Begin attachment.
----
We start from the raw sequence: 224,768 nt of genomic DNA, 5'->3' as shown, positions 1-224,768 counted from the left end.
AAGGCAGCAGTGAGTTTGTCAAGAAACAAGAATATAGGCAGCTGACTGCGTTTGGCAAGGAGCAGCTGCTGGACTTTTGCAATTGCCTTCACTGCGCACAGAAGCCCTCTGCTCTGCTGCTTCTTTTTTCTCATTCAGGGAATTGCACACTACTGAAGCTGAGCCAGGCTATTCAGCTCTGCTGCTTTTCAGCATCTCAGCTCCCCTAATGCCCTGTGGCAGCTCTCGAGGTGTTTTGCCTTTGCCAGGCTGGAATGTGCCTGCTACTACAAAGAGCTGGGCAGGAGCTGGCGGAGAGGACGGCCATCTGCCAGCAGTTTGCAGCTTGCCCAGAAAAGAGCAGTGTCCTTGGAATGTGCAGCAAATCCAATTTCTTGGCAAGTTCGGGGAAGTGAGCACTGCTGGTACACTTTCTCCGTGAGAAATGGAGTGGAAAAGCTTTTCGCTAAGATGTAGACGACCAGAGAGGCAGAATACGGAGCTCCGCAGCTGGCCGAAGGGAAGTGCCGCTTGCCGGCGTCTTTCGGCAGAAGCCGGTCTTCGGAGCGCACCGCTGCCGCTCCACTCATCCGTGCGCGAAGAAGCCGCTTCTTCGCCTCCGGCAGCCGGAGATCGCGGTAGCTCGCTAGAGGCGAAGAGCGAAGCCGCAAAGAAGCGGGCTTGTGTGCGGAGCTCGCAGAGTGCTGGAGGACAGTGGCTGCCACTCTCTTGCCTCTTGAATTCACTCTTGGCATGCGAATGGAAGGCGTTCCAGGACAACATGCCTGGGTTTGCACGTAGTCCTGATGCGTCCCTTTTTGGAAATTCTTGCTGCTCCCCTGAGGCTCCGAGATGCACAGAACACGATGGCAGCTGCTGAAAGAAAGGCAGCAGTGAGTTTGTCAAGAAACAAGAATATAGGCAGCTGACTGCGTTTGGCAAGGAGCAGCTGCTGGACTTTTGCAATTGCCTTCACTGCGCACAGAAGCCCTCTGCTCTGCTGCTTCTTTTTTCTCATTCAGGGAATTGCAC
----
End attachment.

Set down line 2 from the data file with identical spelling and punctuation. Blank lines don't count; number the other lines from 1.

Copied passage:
AAGGCAGCAGTGAGTTTGTCAAGAAACAAGAATATAGGCAGCTGACTGCGTTTGGCAAGGAGCAGCTGCTGGACTTTTGCAATTGCCTTCACTGCGCACAGAAGCCCTCTGCTCTGCTGCTTCTTTTTTCTCATTCAGGGAATTGCACACTACTGAAGCTGAGCCAGGCTATTCAGCTCTGCTGCTTTTCAGCATCTCAGCTCCCCTAATGCCCTGTGGCAGCTCTCGAGGTGTTTTGCCTTTGCCAGGCTGGAATGTGCCTGCTACTACAAAGAGCTGGGCAGGAGCTGGCGGAGAGGACGGCCATCTGCCAGCAGTTTGCAGCTTGCCCAGAAAAGAGCAGTGTCCTTGGAATGTGCAGCAAATCCAATTTCTTGGCAAGTTCGGGGAAGTGAGCACTGCTGGTACACTTTCTCCGTGAGAAATGGAGTGGAAAAGCTTTTCGCTAAGATGTAGACGACCAGAGAGGCAGAATACGGAGCTCCGCAGCTGGCCGAAGGGAAGTGCCGCTTGCCGGCGTCTTTCGGCAGAAGCCGGTCTTCGGAGCGCACCGCTGCCGCTCCACTCATCCGTGCGCGAAGAAGCCGCTTCTTCGCCTCCGGCAGCCGGAGATCGCGGTAGCTCGCTAGAGGCGAAGAGCGAAGCCGCAAAGAAGCGGGCTTGTGTGCGGAGCTCGCAGAGTGCTGGAGGACAGTGGCTGCCACTCTCTTGCCTCTTGAATTCACTCTTGGCATGCGAATGGAAGGCGTTCCAGGACAACATGCCTGGGTTTGCACGTAGTCCTGATGCGTCCCTTTTTGGAAATTCTTGCTGCTCCCCTGAGGCTCCGAGATGCACAGAACACGATGGCAGCTGCTGAAAGAAAGGCAGCAGTGAGTTTGTCAAGAAACAAGAATATAGGCAGCTGACTGCGTTTGGCAAGGAGCAGCTGCTGGACTTTTGCAATTGCCTTCACTGCGCACAGAAGCCCTCTGCTCTGCTGCTTCTTTTTTCTCATTCAGGGAATTGCAC